There’s a certain honesty in this. The United States didn’t win a war for independence against a tyrannical British king just so that two centuries later it could commune with the spirits of Cecil Rhodes and John Buchan in neo-imperialist seances alongside the set of countries bearing the queen’s head on their coins. But this hasn’t stopped certain Anglosphericals formulating a new mythology of Anglo oneness.

In his 2006 book A History of the English-Speaking Peoples since 1900, the British historian Andrew Roberts writes: ‘Just as in science fiction people are able to live on through cryogenic freezing after their bodies die, so British post-imperial greatness has been preserved and fostered through its incorporation into the American world-historical project.’ Surprising as this creepy revelation, a sort of pith-helmet Invasion of the Body Snatchers, must be to Americans, there is a related strain of historical mysticism among American conservatives, those who liked to think of presidents like Ronald Reagan and – not that anyone wants to remember this now – George W. Bush inheriting the mantle of Winston Churchill.

Robert Conquest, presenting a relatively sophisticated, unmilitaristic and tolerant version of the Anglosphere (it included Nigeria and India) in Reflections on a Ravaged Century contrasted ‘the European political tradition’ with what he called the ‘law and liberty tradition’ of the heirs of Runnymede. Defending the book against criticism from Michael Ignatieff, and thinking, perhaps, of a continuation of the line connecting two European revolutions that so preoccupied him, the French and the Russian, Conquest described the European Union as an ‘(immensely corrupt) bureaucratic and regulationist nightmare’. In his critique of Conquest in the New York Review of Books, Ignatieff saw merit in the vision of global associations of English-speaking peoples grounded in ‘shared political culture rather than the fleeting language of interests or the advertising babble of globalism’. But, he added, ‘the political cultures of the English-speaking world are not necessarily converging.’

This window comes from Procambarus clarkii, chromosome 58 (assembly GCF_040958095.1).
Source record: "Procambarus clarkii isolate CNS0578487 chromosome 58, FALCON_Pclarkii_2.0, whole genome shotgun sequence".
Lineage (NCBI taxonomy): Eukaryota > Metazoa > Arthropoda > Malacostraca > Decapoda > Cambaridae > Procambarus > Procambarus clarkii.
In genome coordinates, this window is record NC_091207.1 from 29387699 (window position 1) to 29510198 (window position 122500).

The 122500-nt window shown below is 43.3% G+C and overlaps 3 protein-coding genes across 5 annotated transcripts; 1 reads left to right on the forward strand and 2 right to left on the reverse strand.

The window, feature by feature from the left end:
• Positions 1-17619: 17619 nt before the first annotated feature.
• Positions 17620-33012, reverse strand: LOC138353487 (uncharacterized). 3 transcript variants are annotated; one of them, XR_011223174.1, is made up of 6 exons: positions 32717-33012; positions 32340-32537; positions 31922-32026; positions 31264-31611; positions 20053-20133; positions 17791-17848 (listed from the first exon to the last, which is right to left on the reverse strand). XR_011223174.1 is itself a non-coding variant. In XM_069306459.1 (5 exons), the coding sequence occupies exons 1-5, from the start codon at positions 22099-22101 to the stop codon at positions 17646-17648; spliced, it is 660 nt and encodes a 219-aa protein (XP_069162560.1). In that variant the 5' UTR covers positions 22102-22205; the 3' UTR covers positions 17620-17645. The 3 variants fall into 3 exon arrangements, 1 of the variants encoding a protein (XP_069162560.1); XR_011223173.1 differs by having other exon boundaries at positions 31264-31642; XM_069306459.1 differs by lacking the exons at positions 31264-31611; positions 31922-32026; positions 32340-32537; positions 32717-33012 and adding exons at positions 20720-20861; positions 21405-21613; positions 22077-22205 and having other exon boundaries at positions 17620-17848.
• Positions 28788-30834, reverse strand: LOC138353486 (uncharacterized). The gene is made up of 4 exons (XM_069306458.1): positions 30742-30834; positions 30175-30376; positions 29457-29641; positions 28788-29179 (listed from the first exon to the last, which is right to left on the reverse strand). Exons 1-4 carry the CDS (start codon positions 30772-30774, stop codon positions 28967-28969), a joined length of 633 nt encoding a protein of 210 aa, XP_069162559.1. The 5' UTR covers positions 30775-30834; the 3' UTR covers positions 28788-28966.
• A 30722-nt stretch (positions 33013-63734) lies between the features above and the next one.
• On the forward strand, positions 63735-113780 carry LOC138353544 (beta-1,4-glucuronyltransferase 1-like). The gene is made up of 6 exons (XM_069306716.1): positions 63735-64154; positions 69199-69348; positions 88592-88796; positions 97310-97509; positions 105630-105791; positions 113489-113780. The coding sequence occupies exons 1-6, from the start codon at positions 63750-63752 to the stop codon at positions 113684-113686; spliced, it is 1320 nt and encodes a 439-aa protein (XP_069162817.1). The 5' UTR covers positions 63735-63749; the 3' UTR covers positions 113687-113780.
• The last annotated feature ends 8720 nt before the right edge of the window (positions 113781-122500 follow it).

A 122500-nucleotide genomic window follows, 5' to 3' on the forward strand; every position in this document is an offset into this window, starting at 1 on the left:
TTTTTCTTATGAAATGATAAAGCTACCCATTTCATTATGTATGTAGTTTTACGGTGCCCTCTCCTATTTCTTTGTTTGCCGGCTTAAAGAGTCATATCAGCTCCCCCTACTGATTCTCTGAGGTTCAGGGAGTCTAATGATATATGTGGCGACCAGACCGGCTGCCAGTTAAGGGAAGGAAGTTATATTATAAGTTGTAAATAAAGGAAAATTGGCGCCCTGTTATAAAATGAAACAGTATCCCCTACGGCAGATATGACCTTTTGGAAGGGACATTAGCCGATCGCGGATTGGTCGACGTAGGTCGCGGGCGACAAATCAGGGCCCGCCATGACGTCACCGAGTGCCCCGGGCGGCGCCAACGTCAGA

The Ignatieff-Conquest dispute was in 2000, an age ago, before 9/11, the carnage of Iraq, the financial crisis and the Arab uprisings. In 2011, Ignatieff led Canada’s Liberal Party to the hustings, only to suffer one of the most ignominious electoral defeats of any leftist party since the dawn of the age of mass democracy at the hands of Stephen Harper, a champion of the Anglosphere. Could it be that Conquest saw the way the wind was blowing in a way Ignatieff didn’t, and that there is convergence within the Anglosphere?

Harper, Abbott and the British and American political right share scepticism about climate change; a desire, although they don’t put it this way, to shift the tax burden from the well-off to the poor; a belief that public administrators are inferior to private ones; a yearning for high defence spending and a readiness to evoke a Tolkienesque-Churchillian vision of noble Anglos fighting, outnumbered and despised, in defence of freedom, even though, unlike Tolkien and Churchill, neither those doing the evoking nor their children ever seem to pass through war themselves. Yet when you look more closely at the countries of Hannan’s core Anglosphere, Ignatieff was right: the differences jump out. On immigration, for instance. The British right is hostile, whereas Harper and even Abbott, who blames immigration for Australian cities ‘choking on traffic’ and wants it cut, endorse a steady flow of new immigrants. In Canada, Harper has done what America’s Republicans and Britain’s Tories have failed to do and benefited from the votes of socially conservative immigrants.